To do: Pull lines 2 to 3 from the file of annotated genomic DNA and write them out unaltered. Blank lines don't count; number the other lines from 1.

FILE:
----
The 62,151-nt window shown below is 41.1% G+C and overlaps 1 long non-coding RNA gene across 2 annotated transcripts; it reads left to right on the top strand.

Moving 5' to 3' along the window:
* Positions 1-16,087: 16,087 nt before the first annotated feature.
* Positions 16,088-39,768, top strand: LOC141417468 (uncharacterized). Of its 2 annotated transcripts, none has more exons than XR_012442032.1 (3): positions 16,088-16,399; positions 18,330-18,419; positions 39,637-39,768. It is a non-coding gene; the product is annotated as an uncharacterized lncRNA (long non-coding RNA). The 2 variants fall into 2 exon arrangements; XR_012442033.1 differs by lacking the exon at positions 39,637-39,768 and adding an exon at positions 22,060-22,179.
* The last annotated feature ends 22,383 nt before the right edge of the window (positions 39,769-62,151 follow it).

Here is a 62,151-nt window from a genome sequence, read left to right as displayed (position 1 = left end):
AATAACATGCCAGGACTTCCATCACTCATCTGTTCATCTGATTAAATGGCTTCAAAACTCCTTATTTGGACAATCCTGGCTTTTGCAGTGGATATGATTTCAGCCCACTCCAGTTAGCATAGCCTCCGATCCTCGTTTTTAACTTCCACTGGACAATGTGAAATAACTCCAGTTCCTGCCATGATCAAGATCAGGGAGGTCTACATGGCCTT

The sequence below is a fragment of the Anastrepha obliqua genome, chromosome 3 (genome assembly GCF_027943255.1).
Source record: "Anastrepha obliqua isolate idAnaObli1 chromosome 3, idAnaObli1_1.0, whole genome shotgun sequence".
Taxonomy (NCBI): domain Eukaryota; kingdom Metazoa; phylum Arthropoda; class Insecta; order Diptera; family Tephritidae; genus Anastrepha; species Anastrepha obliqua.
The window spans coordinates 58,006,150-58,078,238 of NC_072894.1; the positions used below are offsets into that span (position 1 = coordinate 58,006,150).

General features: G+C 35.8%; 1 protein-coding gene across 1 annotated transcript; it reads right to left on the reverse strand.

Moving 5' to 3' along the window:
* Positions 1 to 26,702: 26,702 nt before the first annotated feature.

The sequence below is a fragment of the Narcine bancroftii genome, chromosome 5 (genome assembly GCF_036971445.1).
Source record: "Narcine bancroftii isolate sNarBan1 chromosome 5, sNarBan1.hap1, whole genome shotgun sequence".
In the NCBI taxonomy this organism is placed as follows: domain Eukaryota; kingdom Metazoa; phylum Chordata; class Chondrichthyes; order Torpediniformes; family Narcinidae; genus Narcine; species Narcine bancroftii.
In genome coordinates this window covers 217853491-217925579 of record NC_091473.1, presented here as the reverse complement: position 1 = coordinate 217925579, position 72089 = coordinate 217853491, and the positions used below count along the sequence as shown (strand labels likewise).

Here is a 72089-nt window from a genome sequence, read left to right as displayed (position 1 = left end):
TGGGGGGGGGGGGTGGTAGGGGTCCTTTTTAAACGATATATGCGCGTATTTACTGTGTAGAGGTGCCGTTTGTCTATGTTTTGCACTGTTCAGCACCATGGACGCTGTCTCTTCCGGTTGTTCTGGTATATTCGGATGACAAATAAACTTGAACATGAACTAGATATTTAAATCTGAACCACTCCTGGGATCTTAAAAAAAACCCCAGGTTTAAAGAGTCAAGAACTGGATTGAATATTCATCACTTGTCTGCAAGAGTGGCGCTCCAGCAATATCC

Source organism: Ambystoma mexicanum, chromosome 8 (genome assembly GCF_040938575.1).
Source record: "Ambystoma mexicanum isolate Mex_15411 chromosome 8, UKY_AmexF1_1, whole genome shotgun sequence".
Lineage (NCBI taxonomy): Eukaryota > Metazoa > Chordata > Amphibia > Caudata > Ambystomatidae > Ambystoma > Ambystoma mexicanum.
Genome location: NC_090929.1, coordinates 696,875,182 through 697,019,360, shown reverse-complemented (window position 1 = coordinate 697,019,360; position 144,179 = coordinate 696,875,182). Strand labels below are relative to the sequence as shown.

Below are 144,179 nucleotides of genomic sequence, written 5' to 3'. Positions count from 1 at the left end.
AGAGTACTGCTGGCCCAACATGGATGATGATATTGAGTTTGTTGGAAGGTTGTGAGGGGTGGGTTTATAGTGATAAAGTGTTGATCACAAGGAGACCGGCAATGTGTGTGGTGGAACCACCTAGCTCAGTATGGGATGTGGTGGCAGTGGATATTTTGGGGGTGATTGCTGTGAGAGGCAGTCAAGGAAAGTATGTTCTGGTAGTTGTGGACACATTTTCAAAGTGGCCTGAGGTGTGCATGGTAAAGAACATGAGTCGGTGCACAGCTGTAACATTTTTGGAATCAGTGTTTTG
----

Moving 5' to 3' along the window:
* Positions 1-16,087: 16,087 nt before the first annotated feature.